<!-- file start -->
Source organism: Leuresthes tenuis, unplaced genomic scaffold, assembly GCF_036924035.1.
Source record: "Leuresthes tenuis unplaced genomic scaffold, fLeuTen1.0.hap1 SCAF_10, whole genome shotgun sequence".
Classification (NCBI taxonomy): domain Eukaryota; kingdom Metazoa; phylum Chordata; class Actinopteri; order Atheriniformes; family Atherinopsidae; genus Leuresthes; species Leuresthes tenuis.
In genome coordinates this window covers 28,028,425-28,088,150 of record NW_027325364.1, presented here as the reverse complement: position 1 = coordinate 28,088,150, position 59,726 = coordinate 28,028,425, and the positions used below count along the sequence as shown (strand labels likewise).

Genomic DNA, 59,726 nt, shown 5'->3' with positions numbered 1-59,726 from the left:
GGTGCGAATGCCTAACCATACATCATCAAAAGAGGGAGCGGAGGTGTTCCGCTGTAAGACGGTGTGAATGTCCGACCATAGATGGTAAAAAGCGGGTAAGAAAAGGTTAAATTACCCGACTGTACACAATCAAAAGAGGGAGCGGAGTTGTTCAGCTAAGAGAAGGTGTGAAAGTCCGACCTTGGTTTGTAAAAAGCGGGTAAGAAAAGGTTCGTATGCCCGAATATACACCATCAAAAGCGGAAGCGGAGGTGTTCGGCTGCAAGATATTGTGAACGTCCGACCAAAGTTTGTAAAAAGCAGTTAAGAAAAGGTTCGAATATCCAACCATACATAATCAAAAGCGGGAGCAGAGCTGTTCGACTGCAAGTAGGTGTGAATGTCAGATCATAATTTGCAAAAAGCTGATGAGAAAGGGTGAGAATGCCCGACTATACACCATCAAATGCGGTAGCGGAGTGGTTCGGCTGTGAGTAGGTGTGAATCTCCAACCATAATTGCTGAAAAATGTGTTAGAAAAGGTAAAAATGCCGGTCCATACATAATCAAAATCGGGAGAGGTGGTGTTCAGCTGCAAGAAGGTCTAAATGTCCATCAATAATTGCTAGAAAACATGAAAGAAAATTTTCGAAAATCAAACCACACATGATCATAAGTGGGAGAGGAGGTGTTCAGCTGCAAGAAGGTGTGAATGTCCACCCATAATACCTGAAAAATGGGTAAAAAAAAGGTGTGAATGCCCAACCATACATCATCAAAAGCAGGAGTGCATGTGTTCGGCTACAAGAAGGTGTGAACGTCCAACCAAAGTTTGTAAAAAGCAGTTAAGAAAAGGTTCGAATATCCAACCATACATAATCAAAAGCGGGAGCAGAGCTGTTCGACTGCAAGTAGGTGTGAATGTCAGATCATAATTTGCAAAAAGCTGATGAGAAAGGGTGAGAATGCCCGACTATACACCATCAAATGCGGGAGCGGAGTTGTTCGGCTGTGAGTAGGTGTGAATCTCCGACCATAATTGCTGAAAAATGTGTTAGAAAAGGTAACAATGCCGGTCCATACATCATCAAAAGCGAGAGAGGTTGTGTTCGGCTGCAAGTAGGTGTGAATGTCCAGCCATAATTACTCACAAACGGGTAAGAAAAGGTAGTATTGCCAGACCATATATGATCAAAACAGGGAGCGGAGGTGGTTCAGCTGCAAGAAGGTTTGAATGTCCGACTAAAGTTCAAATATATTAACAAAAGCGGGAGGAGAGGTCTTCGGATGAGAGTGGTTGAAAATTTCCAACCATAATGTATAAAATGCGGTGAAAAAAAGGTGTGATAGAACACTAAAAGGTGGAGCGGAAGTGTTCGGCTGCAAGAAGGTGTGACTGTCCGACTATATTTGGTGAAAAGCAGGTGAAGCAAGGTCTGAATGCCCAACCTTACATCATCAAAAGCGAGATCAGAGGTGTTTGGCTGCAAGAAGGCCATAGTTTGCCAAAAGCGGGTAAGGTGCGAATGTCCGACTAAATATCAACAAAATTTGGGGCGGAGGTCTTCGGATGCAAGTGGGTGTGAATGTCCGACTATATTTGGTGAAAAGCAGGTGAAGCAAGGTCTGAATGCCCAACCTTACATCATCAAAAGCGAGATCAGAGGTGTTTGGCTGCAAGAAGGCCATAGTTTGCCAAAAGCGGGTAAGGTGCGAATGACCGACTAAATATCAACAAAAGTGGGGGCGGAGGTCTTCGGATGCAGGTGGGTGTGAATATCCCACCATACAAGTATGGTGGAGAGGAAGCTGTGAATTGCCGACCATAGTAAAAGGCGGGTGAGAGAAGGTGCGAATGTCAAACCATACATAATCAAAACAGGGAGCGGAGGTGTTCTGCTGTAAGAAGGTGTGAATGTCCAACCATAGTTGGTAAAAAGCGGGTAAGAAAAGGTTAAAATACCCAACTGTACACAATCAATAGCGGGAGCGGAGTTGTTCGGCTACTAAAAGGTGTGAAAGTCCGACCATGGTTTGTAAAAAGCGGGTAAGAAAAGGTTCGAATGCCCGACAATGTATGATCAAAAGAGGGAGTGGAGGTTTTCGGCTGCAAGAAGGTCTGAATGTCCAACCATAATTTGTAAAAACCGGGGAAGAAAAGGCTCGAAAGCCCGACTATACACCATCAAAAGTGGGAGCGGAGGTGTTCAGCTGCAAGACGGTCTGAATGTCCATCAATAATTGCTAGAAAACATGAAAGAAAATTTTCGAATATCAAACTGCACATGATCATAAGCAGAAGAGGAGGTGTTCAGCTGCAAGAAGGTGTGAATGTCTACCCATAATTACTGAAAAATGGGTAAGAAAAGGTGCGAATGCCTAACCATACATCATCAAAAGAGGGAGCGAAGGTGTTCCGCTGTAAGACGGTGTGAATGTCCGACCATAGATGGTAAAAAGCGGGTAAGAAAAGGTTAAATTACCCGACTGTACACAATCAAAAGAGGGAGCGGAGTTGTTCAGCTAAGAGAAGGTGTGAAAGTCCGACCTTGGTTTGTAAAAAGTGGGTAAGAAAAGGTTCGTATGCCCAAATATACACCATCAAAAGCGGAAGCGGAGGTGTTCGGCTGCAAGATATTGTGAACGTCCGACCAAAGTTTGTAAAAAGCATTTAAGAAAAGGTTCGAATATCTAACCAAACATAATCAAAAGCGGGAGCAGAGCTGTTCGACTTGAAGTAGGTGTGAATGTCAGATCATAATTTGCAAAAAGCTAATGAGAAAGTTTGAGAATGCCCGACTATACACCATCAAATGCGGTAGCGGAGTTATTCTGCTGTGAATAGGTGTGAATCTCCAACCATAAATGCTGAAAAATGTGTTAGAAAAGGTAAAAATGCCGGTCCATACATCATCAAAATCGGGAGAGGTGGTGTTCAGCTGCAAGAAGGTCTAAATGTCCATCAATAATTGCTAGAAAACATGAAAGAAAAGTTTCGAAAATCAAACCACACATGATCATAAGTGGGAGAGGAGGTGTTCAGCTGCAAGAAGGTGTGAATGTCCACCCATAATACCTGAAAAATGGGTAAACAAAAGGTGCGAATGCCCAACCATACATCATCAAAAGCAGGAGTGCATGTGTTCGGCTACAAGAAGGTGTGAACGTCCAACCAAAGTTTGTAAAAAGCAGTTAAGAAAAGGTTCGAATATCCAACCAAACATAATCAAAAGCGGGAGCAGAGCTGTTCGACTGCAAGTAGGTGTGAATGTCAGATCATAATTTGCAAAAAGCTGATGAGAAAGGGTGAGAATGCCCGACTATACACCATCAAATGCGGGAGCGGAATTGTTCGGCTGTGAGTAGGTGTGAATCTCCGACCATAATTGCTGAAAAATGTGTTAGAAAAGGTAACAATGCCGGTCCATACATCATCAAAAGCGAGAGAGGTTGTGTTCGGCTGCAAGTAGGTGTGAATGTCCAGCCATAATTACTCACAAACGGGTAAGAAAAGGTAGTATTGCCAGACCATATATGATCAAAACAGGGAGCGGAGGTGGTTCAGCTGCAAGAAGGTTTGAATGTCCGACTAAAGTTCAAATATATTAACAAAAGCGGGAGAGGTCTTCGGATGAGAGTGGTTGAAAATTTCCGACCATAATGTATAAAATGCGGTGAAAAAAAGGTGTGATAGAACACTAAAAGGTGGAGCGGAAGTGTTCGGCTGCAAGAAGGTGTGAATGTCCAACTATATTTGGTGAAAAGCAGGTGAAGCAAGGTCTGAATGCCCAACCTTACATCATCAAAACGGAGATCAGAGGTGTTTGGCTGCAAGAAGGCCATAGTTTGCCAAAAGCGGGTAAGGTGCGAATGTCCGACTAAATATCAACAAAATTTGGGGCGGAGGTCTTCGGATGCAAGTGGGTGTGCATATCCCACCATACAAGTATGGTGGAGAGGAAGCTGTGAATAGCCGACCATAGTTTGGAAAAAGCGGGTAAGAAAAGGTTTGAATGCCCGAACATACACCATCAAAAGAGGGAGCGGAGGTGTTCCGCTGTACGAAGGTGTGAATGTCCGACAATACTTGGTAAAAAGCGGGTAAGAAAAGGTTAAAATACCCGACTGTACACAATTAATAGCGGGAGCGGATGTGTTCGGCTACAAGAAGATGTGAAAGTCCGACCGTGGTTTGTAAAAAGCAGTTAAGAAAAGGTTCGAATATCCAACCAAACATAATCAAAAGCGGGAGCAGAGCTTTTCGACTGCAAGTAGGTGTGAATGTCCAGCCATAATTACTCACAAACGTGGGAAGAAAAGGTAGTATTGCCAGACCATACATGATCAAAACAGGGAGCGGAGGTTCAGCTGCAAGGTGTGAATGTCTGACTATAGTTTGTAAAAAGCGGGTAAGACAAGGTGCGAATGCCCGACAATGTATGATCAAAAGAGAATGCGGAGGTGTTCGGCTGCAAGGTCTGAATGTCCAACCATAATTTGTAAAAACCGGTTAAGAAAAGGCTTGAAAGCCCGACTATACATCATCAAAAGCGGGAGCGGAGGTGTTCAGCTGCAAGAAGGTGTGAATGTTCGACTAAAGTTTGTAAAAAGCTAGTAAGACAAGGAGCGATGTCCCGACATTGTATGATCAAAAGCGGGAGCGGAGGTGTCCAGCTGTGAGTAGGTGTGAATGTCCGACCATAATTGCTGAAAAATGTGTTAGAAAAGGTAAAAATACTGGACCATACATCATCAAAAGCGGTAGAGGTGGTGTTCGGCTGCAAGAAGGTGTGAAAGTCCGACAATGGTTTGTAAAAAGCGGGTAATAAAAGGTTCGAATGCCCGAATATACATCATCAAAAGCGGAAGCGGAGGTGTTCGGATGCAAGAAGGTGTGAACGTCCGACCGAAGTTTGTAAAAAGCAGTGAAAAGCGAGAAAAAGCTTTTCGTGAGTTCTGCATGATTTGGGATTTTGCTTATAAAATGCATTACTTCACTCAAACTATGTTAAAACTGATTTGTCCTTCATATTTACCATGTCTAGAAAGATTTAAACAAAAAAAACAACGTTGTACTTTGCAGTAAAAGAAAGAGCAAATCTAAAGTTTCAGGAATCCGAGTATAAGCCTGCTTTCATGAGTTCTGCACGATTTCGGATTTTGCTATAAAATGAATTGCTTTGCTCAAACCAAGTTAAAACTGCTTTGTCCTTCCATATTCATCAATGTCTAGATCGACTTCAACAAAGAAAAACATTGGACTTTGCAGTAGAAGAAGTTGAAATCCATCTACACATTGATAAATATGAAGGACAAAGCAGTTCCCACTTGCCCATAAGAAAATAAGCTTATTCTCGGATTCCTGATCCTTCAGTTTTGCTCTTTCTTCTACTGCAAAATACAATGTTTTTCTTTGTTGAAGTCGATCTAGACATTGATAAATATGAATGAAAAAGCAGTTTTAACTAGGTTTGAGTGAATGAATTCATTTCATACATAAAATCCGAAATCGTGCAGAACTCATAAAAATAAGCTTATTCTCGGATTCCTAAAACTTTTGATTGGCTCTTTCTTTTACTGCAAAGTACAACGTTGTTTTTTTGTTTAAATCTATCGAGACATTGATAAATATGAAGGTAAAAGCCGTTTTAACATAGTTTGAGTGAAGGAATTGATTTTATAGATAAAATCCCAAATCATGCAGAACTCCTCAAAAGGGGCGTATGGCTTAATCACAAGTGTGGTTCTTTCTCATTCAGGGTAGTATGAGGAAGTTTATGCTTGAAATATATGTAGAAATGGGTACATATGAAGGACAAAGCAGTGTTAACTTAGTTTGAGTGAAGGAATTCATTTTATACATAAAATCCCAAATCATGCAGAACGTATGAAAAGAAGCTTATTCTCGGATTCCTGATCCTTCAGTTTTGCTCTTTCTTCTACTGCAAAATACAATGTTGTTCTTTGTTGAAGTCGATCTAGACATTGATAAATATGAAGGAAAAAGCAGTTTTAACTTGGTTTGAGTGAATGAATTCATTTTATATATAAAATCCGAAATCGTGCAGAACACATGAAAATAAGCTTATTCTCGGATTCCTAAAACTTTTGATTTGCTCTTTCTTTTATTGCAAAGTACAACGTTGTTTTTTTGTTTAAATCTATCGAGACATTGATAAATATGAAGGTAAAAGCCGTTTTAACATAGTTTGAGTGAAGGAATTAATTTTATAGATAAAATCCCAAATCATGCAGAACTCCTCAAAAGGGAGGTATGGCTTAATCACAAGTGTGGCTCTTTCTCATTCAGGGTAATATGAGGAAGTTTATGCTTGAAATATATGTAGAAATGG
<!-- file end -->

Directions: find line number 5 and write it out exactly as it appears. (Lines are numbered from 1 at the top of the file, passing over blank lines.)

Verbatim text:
Genomic DNA, 59,726 nt, shown 5'->3' with positions numbered 1-59,726 from the left: